CLEVER HANDS CELEBRATING THE PAST
When Stanley Hennock died last year aged 83, he left a special legacy. The retired farmer from Canberra had been able to turn his hand to almost anything. Farmers have to be multi-skilled and Stan certainly was! Over a period of three years he built a wonderful fairground organ. A number of different timbers were used, including Australian coachwood, maple, ash and oregon. As the name suggests, coachwood was used in the early days to build horse drawn coaches. It was also used for seating in Australia’s High Court in Canberra.
The organ was completed six years ago and now, thanks to Stan’s son Trevor, it gives pleasure to people far beyond the national capital. I was delighted to hear the lilting sound of the organ as I arrived at The Great Train Weekend, being held at Mount Victoria in the Blue Mountains of New South Wales this weekend. The event commemorates the 150th anniversary of the Great Western Railway at Mount Victoria.
Take a look at the steam train making it’s way to Mount Vic.
The punched music books Trevor uses come from Holland. I noticed small children looking on in fascination as the pages made their way through the back of the organ, producing magic.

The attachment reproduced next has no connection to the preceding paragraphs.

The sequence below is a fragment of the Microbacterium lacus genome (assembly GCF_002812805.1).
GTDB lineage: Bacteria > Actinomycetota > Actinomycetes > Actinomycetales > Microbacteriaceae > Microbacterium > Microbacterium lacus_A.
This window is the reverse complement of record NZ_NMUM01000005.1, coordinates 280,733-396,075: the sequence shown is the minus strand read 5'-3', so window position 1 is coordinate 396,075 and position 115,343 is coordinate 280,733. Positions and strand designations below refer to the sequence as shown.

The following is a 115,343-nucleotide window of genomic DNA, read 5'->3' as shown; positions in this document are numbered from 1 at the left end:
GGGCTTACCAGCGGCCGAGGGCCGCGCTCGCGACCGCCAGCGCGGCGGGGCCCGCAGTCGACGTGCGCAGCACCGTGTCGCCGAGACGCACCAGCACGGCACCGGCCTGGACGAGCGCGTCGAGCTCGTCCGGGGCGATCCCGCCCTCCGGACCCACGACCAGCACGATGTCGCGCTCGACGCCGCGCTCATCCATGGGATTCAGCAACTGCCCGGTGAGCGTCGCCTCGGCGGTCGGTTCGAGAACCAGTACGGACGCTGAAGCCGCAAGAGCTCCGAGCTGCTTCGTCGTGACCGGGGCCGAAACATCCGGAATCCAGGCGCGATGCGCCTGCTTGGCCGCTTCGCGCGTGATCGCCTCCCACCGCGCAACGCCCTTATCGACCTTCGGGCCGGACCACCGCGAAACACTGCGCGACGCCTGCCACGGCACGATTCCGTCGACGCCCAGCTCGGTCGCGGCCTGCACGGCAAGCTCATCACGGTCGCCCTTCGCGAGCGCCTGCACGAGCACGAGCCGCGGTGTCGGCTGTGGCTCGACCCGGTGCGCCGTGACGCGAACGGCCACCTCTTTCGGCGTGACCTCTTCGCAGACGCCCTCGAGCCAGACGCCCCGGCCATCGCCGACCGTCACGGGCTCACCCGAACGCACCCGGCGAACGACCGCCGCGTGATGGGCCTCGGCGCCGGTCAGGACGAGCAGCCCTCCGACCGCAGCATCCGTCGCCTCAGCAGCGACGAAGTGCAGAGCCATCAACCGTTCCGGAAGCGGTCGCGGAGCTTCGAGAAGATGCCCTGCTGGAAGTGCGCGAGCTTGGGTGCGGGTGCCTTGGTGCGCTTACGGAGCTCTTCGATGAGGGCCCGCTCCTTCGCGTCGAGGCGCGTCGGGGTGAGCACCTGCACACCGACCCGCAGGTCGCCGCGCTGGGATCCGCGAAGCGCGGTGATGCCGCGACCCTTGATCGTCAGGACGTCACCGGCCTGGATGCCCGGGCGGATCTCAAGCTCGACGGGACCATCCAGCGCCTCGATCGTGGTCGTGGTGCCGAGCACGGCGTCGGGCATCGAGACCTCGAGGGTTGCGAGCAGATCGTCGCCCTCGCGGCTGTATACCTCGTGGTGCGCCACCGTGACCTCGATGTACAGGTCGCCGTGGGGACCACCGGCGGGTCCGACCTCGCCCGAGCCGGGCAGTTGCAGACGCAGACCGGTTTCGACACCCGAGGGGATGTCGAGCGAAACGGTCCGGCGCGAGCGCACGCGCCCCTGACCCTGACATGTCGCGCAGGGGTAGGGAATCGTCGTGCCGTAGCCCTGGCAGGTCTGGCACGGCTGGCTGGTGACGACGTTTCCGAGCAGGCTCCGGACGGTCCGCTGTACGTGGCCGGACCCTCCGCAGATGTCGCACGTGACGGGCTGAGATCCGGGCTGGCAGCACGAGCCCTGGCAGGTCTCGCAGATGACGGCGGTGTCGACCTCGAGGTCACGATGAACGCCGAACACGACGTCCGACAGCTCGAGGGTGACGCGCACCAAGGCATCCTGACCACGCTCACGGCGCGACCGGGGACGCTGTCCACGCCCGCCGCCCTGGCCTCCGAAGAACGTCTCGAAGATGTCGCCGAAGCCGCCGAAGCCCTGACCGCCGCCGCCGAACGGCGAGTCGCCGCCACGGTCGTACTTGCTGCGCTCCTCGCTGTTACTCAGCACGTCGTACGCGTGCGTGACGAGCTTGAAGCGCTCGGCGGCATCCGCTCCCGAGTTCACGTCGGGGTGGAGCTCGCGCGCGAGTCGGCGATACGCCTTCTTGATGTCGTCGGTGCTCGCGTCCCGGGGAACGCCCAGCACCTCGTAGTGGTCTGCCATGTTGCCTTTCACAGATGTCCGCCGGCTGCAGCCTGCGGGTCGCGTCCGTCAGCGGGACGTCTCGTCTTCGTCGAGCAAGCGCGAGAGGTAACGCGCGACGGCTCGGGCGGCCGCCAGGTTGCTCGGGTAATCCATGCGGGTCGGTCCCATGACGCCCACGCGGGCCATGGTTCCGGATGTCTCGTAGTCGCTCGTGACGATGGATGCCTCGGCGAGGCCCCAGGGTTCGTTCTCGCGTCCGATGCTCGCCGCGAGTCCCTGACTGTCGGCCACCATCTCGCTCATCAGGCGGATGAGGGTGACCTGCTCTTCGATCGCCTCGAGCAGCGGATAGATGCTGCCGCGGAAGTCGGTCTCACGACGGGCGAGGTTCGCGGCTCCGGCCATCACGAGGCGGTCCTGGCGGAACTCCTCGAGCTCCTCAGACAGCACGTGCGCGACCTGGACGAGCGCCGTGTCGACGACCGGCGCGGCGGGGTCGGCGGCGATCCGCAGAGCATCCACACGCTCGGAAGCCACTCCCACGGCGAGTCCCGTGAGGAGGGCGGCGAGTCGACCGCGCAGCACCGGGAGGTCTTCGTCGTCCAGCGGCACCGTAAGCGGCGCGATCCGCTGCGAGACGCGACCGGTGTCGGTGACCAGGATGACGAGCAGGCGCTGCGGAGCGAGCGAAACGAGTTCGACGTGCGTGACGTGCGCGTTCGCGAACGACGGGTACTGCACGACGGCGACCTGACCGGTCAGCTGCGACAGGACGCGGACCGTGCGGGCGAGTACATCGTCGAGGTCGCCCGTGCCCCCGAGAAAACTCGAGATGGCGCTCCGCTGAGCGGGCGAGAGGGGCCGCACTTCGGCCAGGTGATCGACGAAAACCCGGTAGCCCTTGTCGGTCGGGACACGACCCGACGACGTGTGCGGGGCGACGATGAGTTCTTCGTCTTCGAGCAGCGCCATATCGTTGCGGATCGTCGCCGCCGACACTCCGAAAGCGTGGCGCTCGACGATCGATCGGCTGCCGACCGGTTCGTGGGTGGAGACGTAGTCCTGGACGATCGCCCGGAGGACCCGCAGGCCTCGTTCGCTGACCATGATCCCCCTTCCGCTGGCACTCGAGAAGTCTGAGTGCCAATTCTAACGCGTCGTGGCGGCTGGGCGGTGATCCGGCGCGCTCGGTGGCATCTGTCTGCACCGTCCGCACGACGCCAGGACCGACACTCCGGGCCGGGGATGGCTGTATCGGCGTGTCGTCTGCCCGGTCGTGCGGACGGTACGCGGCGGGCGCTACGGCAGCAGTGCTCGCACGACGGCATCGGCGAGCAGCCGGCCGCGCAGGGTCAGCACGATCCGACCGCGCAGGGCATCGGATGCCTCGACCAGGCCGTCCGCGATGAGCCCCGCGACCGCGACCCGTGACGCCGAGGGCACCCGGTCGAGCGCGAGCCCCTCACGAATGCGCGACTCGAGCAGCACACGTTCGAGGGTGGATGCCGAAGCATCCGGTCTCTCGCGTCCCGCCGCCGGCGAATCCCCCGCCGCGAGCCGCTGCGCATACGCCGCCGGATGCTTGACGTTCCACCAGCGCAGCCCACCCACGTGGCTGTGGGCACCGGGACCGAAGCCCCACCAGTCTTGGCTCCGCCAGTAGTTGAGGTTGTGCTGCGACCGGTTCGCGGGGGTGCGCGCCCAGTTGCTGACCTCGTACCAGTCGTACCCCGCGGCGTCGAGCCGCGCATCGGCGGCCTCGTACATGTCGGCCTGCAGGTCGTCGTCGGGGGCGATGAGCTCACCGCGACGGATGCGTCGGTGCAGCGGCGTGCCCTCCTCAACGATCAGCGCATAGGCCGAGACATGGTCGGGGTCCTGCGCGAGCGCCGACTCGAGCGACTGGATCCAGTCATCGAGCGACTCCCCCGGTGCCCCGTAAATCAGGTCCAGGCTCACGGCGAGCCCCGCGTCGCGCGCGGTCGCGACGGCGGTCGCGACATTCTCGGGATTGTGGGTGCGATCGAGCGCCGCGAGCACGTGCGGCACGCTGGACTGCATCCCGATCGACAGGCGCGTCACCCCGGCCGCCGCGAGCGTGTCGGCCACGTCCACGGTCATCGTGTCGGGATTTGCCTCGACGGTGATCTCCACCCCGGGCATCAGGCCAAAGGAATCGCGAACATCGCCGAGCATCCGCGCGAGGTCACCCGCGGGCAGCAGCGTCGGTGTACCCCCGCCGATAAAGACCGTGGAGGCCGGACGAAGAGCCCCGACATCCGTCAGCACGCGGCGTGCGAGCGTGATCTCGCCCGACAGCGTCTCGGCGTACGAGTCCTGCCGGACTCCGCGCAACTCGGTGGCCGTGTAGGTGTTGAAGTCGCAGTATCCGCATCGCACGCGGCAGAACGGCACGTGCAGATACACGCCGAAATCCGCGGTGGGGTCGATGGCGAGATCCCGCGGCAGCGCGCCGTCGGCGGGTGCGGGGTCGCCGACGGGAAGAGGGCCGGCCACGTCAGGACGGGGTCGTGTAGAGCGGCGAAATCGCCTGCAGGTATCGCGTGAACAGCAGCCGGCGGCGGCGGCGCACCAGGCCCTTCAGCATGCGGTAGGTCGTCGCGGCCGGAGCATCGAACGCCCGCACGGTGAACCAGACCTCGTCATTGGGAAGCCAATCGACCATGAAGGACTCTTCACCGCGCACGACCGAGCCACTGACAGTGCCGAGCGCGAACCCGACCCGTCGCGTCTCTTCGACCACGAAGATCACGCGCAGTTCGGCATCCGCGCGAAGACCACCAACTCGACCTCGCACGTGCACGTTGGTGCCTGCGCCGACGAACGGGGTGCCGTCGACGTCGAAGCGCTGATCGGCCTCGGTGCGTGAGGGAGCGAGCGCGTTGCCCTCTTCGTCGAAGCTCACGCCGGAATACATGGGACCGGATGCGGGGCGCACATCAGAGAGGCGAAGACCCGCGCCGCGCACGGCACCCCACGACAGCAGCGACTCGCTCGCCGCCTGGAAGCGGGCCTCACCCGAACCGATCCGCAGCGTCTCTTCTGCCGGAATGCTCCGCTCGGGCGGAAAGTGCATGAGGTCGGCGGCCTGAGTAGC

Trevor was impeccably dressed for the occasion. Fairground organs or ‘street organs’ were very popular during the Victorian era and Trevor looked the part in his bow tie and ‘topper’.
Nearby was a miniature, steam traction engine, also made by Stan in 1975. It’s a working model, but as Trevor explains, ‘I can’t operate both the engine and the organ at the same time.‘ I think he would have to swap that suit for overalls to fire it up.
Below is a photo of an original old Burrell engine taken in England in the 1920s. They were very useful on farms, which may be why Stanley was inspired to build one.
Thank you Stanley for these wonderful creations. And thank you Trevor for continuing to share them with us
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